Academics

Community Service

Community Service


The Community Service program was established 25 years ago to teach and inspire our young scholars to develop a sense of social responsibility, empathy and connection to their local and global community. Today, service weaves through the fabric of life at LJCDS through athletics, the arts, student leadership development and character education. Our goal is to instill the lifelong habit of service in every student to make the world a better place. 

Our Program

List of 3 items.

  • Lower School

    The program for Tiny Torreys and the kindergarten focuses on outreach efforts with our neighboring police and fire departments and various animal shelters.

    In Grade 1, students engage in cross-generational work with three visits to Vi Assisted Living. Feeding America works with our second graders as they learn about hunger in San Diego, particularly as it affects local school children. In addition to donating items, students pack and prepare thousands of pounds of fresh produce each year.

    Our Grades 3 and 4 initiatives have an environmental component. In Grade 3, students partner with Olivewood Gardens in National City to learn about the nutritional value of healthy food and its power in curbing obesity in low-income communities. They also learn how to garden, harvest and compost. Our fourth-grade efforts connect students to the Living Coast Discovery Center where students learn about coastal animals, plants and habitats. They also help fundraise to support the work of the center.
  • Middle School

    While our Middle School program continues to include grade-level projects, we transition our opportunities to student-led initiatives through the efforts of our elected Middle School Advisory Council.

    Grade 5 students work in their geography and English classes to support the School of St. Jude in Arusha, Tanzania.

    Grade 6 students spend a full day touring and volunteering at the Helen Woodward Animal Shelter and offer ongoing support as a class to the shelter.

    In Grade 7, each student designs a six-hour service project. Many of these short commitments turn into lifelong passions that extend into the Upper School and beyond.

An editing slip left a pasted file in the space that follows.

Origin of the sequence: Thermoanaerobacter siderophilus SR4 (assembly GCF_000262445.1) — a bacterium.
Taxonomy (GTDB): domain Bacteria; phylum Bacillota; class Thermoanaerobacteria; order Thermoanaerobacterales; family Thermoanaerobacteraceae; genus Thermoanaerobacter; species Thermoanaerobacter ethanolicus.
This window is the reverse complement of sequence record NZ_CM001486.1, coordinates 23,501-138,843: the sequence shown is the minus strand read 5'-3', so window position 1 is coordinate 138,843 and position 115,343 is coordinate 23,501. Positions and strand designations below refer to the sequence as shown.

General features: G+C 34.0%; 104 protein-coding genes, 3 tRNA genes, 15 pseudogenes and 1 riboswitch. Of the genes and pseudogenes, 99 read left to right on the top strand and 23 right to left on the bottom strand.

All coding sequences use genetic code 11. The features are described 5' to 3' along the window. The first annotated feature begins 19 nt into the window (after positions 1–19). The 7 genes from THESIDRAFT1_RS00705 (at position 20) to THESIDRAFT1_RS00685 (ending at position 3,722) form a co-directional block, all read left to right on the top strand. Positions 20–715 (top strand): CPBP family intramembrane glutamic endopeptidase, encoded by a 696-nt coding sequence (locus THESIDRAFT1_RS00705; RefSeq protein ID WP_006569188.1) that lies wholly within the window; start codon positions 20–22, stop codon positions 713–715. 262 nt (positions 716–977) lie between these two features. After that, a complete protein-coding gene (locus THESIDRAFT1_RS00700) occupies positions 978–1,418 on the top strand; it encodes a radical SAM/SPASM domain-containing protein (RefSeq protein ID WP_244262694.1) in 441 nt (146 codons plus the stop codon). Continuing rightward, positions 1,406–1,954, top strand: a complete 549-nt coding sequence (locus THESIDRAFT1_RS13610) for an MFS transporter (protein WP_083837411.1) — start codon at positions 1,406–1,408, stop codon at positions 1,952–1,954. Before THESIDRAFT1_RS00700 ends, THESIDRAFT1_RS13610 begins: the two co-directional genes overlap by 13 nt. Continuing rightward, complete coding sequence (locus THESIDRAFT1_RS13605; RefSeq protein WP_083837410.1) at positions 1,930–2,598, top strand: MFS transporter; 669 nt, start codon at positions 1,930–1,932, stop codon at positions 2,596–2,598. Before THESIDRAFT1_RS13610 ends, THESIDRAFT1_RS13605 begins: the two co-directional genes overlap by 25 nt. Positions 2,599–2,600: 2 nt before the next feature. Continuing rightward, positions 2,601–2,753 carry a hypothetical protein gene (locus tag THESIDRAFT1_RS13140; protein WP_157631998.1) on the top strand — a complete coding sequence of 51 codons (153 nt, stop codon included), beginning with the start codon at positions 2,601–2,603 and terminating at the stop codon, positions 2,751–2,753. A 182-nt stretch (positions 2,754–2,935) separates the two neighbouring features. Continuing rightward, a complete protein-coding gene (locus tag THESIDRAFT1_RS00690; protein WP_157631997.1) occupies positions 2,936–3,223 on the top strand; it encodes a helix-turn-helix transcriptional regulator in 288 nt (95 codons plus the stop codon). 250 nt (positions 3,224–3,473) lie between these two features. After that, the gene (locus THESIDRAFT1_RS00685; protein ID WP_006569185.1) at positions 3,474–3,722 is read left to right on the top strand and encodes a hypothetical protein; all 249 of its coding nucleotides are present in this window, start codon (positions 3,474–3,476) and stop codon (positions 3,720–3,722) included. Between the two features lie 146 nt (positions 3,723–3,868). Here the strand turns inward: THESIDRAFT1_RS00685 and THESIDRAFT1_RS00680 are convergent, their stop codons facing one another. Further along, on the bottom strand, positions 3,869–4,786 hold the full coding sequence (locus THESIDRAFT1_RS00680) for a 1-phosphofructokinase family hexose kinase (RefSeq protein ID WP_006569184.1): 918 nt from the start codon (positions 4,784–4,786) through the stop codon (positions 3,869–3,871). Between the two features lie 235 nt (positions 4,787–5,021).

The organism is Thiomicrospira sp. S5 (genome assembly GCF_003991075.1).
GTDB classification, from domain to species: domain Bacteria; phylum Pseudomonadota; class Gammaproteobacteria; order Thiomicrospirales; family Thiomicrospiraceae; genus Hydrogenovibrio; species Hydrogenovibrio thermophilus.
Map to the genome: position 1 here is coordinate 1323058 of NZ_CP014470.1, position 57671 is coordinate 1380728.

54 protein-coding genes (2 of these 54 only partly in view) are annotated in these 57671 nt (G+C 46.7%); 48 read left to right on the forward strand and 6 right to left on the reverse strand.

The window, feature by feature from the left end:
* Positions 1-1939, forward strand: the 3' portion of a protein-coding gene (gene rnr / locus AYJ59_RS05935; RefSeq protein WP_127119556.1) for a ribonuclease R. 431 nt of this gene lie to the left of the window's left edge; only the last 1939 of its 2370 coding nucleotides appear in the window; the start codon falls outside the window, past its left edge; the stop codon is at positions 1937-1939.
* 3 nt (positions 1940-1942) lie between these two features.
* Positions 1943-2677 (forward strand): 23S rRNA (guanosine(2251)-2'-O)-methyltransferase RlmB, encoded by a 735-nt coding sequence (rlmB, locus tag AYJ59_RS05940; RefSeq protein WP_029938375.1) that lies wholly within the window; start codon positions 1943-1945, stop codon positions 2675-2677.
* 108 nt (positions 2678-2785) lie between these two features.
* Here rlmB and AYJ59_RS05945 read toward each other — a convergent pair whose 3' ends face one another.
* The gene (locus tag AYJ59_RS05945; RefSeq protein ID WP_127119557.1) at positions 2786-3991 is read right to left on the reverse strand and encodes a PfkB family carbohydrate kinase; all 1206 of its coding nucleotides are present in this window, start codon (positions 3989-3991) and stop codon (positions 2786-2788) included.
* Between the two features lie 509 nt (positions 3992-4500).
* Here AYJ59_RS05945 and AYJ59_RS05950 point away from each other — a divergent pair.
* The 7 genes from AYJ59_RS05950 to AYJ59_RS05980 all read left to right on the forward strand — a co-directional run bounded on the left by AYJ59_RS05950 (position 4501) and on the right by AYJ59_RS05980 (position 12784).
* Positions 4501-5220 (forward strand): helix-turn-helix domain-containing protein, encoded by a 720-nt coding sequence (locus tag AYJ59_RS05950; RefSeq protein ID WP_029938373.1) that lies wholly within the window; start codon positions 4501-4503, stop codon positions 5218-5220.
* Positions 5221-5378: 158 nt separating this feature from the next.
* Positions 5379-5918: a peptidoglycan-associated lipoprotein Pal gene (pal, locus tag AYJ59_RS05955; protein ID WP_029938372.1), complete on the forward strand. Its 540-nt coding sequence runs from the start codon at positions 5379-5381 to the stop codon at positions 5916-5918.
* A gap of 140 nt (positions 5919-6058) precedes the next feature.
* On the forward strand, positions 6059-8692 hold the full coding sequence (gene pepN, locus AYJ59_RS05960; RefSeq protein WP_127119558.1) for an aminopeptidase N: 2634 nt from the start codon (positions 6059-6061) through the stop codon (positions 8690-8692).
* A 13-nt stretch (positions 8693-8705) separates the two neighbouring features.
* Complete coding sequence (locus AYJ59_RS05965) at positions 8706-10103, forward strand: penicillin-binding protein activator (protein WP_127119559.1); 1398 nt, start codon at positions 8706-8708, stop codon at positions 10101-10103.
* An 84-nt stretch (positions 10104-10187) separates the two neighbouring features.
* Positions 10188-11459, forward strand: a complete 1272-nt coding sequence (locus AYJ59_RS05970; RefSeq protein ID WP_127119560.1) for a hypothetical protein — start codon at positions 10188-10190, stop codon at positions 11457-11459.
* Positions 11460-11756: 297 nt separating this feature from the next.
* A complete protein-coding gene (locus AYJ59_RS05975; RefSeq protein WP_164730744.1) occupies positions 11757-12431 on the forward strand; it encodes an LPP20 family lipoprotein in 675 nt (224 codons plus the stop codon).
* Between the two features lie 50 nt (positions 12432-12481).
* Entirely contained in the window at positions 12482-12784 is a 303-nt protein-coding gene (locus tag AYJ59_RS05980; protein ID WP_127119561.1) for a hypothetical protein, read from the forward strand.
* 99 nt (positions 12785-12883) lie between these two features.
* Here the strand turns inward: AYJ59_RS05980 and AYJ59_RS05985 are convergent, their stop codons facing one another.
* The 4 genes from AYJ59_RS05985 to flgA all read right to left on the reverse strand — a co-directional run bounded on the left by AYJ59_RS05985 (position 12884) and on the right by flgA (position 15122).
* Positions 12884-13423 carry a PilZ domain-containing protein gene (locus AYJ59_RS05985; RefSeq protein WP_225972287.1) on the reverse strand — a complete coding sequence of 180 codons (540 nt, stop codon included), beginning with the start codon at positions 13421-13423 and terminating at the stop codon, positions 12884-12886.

Our eighth-grade leadership team works yearlong to promote Middle- and all-school community service opportunities. Some traditions include Kids’ News Day, a canned food drive, Operation Smile Week of Smiles, Penny Wars and the Giving Tree. 
  • Upper School

    Community service in the Upper School is student led and student driven. The Community Service Board is a select group of students who create, plan and implement Upper School and school-wide initiatives. Service is the perfect tool for the development of ethical student leaders. Through developing service projects, our students learn how to raise awareness, speak passionately and articulately and motivate and inspire others. 
     
    Upper School students also work together with the community service director to find meaningful off-campus opportunities that match their interests and talents.  Their individual service reinforces responsibility, generosity and dependability.
     
    Students are required to complete 40 hours of service as a graduation requirement that includes giving 10 hours of service to the school.  Most students graduate with well over 100 hours.
     
    Our global service projects have been a mainstay of the Upper School program for the last 11 years with trips to Tijuana, Nicaragua, Dominican Republic, Thailand, India, Tanzanian and Ghana. Participants work before and after the trip to bring their experiences back to campus. 
     
    Student tutoring and peer education are also key components in the Upper School. Working with our Learning Resource Center, many Upper School students work daily to support younger Upper, Middle and Lower School students. Our TRACE (Teens Respond to AIDS with Caring and Education Program) was established by one of our sophomores in 1992.  After completing a 20-training period, TRACE peer educators teach lessons in anatomy, physiology, teen pregnancy, birth control, sexually transmissible infections and HIV/AIDS. 
“Country Day has really allowed me to grasp the concept of what it means to give back to the community.” –Julian Davis ’17

Video By: Talia Mereles '17



Meet Julian Davis '17
 



International Volunteer Work

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